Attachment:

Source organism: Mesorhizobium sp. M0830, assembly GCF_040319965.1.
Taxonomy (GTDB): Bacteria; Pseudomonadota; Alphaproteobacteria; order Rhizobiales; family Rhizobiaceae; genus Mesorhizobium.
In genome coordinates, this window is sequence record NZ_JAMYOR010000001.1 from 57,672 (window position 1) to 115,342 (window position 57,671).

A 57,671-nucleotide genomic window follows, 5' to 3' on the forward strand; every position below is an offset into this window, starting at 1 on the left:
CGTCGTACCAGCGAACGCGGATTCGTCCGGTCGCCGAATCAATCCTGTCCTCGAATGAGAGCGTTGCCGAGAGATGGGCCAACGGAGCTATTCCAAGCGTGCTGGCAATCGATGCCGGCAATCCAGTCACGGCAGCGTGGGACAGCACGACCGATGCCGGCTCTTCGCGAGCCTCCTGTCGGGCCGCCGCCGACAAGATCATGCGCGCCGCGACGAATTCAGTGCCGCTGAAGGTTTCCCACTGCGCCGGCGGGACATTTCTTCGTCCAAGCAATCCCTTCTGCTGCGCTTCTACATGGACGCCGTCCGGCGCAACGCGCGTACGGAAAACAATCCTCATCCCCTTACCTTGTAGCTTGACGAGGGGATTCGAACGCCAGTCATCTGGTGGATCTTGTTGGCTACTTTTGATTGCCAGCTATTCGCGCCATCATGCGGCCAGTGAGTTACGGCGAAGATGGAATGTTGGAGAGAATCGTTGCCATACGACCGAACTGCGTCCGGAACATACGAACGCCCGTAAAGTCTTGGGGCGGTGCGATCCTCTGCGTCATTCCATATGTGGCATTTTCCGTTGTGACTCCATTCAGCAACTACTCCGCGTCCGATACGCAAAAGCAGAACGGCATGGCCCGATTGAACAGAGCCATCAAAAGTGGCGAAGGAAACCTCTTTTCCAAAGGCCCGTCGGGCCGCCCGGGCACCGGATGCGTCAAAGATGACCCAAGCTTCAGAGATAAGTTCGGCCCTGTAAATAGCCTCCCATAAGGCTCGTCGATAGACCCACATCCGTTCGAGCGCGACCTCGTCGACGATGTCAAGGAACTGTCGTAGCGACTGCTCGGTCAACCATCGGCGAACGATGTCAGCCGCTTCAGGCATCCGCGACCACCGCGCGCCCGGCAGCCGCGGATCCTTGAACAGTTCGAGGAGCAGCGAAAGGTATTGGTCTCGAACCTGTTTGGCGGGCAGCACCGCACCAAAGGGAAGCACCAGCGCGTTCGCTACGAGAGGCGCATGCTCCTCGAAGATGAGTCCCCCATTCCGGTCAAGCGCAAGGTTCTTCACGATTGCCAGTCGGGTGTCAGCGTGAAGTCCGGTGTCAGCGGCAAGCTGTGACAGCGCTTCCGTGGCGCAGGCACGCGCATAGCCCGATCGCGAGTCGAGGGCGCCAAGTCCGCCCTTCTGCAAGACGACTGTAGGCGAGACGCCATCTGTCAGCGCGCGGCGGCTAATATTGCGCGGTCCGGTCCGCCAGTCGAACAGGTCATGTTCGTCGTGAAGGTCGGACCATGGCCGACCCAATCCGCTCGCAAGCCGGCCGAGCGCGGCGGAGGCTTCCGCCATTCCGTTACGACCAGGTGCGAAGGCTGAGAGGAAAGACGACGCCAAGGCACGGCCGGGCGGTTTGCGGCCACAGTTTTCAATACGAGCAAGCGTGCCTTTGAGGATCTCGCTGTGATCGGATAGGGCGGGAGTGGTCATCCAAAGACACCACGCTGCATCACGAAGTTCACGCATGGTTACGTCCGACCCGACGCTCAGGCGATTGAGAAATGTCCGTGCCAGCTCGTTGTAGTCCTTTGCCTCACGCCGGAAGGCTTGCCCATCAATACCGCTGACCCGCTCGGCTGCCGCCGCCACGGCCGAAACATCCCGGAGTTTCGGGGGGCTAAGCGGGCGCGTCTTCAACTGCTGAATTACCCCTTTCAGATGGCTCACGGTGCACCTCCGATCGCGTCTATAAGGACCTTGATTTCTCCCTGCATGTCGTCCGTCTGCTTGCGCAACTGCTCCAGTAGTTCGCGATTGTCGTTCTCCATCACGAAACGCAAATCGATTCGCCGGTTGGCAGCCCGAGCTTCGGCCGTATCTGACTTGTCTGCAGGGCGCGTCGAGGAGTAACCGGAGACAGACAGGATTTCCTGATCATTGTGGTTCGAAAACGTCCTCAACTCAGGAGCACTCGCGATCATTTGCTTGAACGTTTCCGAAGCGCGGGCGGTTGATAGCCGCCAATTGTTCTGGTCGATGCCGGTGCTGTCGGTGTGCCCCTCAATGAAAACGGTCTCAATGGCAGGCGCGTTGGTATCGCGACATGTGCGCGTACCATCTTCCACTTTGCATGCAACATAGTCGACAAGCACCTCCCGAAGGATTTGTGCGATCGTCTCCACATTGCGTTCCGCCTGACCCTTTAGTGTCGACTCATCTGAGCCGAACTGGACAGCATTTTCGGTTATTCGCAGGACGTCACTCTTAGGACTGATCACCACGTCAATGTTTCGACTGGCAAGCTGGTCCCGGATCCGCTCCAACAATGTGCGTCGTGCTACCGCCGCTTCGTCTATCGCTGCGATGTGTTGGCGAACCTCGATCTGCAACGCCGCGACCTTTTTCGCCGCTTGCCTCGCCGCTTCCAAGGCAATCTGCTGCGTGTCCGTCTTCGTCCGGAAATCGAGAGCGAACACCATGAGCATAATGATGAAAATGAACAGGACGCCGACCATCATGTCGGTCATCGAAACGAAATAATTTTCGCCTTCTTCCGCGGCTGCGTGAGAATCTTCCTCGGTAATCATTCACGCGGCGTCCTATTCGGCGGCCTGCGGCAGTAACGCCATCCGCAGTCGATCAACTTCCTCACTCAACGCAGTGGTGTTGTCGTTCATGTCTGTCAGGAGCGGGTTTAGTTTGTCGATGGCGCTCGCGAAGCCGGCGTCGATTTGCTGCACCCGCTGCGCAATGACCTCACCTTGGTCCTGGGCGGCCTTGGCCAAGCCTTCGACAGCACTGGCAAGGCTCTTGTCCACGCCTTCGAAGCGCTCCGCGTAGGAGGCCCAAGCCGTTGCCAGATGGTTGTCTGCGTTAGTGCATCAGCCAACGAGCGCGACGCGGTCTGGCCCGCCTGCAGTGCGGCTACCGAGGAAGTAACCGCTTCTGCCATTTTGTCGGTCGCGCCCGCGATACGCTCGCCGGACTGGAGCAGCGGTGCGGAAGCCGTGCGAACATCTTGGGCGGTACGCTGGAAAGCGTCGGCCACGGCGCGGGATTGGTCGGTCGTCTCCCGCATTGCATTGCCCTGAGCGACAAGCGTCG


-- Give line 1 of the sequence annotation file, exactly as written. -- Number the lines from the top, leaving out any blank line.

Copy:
Source organism: Mesorhizobium sp. M0830, assembly GCF_040319965.1.